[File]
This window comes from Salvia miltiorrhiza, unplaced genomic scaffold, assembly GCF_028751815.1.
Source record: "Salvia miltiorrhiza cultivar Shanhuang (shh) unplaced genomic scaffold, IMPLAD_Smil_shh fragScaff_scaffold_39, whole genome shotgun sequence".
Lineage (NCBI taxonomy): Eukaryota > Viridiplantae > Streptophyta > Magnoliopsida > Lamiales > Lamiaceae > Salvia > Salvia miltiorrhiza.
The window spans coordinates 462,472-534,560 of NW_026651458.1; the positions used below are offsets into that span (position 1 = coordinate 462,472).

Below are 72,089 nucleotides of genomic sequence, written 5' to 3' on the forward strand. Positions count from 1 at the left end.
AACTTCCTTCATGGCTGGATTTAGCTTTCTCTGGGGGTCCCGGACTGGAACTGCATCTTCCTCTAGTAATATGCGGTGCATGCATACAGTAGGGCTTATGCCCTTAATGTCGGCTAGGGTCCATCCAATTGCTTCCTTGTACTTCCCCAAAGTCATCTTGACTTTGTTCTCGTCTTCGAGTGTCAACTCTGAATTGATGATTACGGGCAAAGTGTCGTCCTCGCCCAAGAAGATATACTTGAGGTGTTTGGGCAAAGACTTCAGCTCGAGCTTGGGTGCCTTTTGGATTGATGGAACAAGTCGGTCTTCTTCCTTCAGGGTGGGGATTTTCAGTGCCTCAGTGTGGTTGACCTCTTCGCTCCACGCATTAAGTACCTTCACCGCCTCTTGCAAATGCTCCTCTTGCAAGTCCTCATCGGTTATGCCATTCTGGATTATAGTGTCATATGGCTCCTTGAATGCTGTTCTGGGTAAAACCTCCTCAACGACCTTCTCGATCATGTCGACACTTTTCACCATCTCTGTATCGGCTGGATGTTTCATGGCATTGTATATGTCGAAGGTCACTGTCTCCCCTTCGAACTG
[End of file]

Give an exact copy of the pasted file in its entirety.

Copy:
This window comes from Salvia miltiorrhiza, unplaced genomic scaffold, assembly GCF_028751815.1.
Source record: "Salvia miltiorrhiza cultivar Shanhuang (shh) unplaced genomic scaffold, IMPLAD_Smil_shh fragScaff_scaffold_39, whole genome shotgun sequence".
Lineage (NCBI taxonomy): Eukaryota > Viridiplantae > Streptophyta > Magnoliopsida > Lamiales > Lamiaceae > Salvia > Salvia miltiorrhiza.
The window spans coordinates 462,472-534,560 of NW_026651458.1; the positions used below are offsets into that span (position 1 = coordinate 462,472).

Below are 72,089 nucleotides of genomic sequence, written 5' to 3' on the forward strand. Positions count from 1 at the left end.
AACTTCCTTCATGGCTGGATTTAGCTTTCTCTGGGGGTCCCGGACTGGAACTGCATCTTCCTCTAGTAATATGCGGTGCATGCATACAGTAGGGCTTATGCCCTTAATGTCGGCTAGGGTCCATCCAATTGCTTCCTTGTACTTCCCCAAAGTCATCTTGACTTTGTTCTCGTCTTCGAGTGTCAACTCTGAATTGATGATTACGGGCAAAGTGTCGTCCTCGCCCAAGAAGATATACTTGAGGTGTTTGGGCAAAGACTTCAGCTCGAGCTTGGGTGCCTTTTGGATTGATGGAACAAGTCGGTCTTCTTCCTTCAGGGTGGGGATTTTCAGTGCCTCAGTGTGGTTGACCTCTTCGCTCCACGCATTAAGTACCTTCACCGCCTCTTGCAAATGCTCCTCTTGCAAGTCCTCATCGGTTATGCCATTCTGGATTATAGTGTCATATGGCTCCTTGAATGCTGTTCTGGGTAAAACCTCCTCAACGACCTTCTCGATCATGTCGACACTTTTCACCATCTCTGTATCGGCTGGATGTTTCATGGCATTGTATATGTCGAAGGTCACTGTCTCCCCTTCGAACTG